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Bacteriophage tailspikes and bacterial O-antigens as a model system to study weak-affinity protein-polysaccharide interactions

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Official URL:https://doi.org/10.1021/jacs.6b00240
PubMed:View item in PubMed
Creators Name:Kang, Y. and Gohlke, U. and Engstroem, O. and Hamark, C. and Scheidt, T. and Kunstmann, S. and Heinemann, U. and Widmalm, G. and Santer, M. and Barbirz, S.
Journal Title:Journal of the American Chemical Society
Journal Abbreviation:J Am Chem Soc
Volume:138
Number:29
Page Range:9109-9118
Date:27 July 2016
Abstract:Understanding interactions of bacterial surface polysaccharides with receptor protein scaffolds is important for the development of antibiotic therapies. The corresponding protein recognition domains frequently form low-affinity complexes with polysaccharides that are difficult to address with experimental techniques because of the conformational flexibility of the polysaccharide. In this work, we studied the tailspike protein (TSP) of the bacteriophage Sf6. Sf6TSP binds and hydrolyzes the high-rhamnose, serotype Y O-antigen polysaccharide of the Gram-negative bacterium Shigella flexneri (S. flexneri) as a first step of bacteriophage infection. Spectroscopic analyses and enzymatic cleavage assays confirmed that Sf6TSP binds long stretches of this polysaccharide. Crystal structure analysis and saturation transfer difference (STD) NMR spectroscopy using an enhanced method to interpret the data permitted the detailed description of affinity contributions and flexibility in an Sf6TSP-octasaccharide complex. Dodecasaccharide fragments corresponding to three repeating units of the O-antigen in complex with Sf6TSP were studied computationally by molecular dynamics simulations. They showed that distortion away from the low-energy solution conformation found in the octasaccharide complex is necessary for ligand binding. This is in agreement with a weak-affinity functional polysaccharide-protein contact that facilitates correct placement and thus hydrolysis of the polysaccharide close to the catalytic residues. Our simulations stress that the flexibility of glycan epitopes together with a small number of specific protein contacts provide the driving force for Sf6TSP-polysaccharide complex formation in an overall weak-affinity interaction system.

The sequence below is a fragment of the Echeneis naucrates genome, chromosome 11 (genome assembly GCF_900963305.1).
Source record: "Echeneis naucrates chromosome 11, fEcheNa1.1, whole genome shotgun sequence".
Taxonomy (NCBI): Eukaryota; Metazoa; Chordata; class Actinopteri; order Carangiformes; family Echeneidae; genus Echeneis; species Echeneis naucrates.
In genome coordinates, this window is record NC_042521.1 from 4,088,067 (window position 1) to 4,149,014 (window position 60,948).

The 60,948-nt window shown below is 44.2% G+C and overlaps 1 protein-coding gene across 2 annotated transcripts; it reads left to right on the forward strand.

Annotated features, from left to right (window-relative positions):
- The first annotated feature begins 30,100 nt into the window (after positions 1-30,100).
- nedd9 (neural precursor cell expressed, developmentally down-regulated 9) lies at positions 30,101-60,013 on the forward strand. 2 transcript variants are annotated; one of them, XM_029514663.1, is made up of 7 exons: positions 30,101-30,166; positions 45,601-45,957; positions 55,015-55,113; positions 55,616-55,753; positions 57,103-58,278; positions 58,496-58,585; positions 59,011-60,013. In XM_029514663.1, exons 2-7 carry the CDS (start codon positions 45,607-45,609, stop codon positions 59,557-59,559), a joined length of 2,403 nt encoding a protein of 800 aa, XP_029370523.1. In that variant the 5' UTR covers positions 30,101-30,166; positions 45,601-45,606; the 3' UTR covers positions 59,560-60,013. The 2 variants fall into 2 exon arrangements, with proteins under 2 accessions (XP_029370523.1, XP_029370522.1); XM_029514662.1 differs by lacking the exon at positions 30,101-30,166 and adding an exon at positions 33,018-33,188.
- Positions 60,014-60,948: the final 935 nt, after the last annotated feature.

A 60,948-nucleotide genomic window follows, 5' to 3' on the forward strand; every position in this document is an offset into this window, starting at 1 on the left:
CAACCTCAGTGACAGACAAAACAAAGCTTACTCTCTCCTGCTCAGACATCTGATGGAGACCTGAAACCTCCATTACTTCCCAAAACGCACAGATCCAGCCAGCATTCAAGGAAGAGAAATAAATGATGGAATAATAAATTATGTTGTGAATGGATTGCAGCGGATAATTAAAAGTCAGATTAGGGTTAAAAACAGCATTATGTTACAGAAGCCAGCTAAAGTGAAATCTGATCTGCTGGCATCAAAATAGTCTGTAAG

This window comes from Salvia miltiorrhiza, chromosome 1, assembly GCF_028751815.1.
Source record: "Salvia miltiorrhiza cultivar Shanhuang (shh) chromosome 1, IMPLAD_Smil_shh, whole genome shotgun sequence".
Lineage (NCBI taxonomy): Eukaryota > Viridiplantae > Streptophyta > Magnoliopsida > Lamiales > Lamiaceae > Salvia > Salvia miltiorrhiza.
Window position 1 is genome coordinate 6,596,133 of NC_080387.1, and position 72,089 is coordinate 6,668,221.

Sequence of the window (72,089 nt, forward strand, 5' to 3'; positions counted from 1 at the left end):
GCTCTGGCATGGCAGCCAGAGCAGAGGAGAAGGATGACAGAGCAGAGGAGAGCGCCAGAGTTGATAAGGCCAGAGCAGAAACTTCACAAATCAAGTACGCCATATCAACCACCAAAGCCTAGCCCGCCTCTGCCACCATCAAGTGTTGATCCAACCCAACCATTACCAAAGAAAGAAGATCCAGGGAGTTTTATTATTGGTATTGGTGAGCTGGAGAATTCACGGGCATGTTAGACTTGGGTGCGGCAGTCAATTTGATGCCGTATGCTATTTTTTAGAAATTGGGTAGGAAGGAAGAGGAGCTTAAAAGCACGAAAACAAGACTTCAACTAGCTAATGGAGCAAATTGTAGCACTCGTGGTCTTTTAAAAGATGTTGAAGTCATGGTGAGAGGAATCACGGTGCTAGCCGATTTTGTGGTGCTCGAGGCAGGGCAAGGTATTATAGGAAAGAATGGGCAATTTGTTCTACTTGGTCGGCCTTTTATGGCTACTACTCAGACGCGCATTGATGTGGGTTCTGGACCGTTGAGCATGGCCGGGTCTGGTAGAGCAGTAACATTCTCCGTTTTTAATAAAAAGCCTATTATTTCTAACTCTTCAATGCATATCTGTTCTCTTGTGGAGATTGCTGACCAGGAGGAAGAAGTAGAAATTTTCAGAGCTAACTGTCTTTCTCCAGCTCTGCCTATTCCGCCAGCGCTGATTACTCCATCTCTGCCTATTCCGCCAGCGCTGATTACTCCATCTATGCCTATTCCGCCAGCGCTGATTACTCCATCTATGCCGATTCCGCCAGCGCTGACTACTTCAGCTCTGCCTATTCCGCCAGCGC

ISSN:0002-7863
Publisher:American Chemical Society (U.S.A.)
Item Type:Article

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